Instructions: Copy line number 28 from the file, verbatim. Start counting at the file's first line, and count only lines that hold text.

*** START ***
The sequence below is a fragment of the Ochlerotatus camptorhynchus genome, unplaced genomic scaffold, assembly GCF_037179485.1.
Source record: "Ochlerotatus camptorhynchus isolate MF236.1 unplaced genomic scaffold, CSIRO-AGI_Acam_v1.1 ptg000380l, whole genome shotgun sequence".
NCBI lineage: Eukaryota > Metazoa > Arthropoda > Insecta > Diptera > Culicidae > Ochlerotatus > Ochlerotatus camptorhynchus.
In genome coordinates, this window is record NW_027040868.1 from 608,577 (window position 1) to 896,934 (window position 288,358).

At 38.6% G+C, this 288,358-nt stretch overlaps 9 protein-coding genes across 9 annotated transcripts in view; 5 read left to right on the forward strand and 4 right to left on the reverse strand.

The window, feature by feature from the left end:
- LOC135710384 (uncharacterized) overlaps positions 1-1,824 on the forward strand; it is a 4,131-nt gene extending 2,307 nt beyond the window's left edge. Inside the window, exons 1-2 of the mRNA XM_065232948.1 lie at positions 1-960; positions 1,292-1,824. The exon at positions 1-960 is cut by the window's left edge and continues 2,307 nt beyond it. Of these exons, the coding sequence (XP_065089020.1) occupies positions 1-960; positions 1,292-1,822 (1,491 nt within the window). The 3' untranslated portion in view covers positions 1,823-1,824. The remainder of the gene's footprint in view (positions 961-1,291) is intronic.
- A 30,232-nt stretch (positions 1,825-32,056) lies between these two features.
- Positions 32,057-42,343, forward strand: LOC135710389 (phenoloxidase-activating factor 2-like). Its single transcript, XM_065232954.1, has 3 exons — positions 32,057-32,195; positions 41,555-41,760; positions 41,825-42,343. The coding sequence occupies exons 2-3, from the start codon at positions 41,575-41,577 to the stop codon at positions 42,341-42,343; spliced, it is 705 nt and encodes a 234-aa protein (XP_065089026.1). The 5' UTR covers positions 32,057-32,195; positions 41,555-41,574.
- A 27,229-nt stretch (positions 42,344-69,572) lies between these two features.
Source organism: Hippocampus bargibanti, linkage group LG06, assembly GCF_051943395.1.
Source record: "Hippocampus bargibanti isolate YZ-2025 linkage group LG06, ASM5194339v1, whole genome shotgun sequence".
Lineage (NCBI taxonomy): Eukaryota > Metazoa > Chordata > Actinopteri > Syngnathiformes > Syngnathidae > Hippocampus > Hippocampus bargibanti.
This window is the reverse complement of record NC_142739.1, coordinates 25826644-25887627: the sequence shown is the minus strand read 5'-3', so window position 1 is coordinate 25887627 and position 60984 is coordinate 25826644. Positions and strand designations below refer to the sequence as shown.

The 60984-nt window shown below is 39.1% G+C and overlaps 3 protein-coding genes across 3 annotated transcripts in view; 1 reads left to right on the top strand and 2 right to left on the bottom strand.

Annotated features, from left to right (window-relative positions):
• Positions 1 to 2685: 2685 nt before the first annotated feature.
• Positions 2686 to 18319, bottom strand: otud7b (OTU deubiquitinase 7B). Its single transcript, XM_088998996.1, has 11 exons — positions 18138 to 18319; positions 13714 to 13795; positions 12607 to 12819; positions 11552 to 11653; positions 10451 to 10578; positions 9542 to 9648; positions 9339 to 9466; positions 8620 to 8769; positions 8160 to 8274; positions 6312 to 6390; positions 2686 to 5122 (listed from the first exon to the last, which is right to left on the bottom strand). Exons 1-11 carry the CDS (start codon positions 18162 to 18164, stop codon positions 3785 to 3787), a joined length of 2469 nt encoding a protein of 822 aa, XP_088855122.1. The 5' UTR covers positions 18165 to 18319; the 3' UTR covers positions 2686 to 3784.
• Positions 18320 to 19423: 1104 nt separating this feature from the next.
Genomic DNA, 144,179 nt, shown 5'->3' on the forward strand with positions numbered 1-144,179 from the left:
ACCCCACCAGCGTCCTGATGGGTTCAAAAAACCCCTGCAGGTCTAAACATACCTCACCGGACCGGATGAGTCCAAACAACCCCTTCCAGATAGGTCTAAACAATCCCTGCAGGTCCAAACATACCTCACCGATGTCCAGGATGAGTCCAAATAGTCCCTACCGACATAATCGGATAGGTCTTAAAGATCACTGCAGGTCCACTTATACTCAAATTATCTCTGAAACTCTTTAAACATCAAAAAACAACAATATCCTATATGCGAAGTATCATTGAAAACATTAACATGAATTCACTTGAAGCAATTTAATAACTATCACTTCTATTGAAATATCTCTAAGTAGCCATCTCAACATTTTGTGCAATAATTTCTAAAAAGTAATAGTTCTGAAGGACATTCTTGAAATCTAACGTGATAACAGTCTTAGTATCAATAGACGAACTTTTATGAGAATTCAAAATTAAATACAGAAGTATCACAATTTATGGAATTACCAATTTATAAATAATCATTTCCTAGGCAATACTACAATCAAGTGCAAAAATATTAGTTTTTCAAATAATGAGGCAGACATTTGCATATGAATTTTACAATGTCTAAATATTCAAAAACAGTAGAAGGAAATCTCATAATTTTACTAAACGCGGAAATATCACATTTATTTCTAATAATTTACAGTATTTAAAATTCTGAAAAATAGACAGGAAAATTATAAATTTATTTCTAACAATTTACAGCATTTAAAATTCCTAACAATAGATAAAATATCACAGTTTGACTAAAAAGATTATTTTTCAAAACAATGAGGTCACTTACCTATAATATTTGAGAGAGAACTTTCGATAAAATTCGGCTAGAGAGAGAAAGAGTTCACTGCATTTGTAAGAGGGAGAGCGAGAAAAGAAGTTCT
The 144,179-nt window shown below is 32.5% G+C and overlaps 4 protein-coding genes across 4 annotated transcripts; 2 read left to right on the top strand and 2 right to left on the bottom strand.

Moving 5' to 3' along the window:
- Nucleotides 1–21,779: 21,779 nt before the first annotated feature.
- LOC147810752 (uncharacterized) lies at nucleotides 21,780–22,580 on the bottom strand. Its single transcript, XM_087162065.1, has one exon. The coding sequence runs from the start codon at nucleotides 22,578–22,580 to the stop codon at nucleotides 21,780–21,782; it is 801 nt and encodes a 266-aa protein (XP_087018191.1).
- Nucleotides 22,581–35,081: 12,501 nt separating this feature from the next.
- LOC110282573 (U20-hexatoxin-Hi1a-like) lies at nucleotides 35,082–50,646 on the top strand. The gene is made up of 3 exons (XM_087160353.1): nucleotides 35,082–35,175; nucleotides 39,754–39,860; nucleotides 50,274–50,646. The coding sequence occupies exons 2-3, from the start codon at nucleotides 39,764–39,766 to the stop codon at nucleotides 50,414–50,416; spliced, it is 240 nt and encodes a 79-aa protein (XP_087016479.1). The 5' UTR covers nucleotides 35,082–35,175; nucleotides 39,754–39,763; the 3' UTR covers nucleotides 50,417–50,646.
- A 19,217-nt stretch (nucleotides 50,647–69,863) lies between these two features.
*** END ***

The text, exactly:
- A 19,217-nt stretch (nucleotides 50,647–69,863) lies between these two features.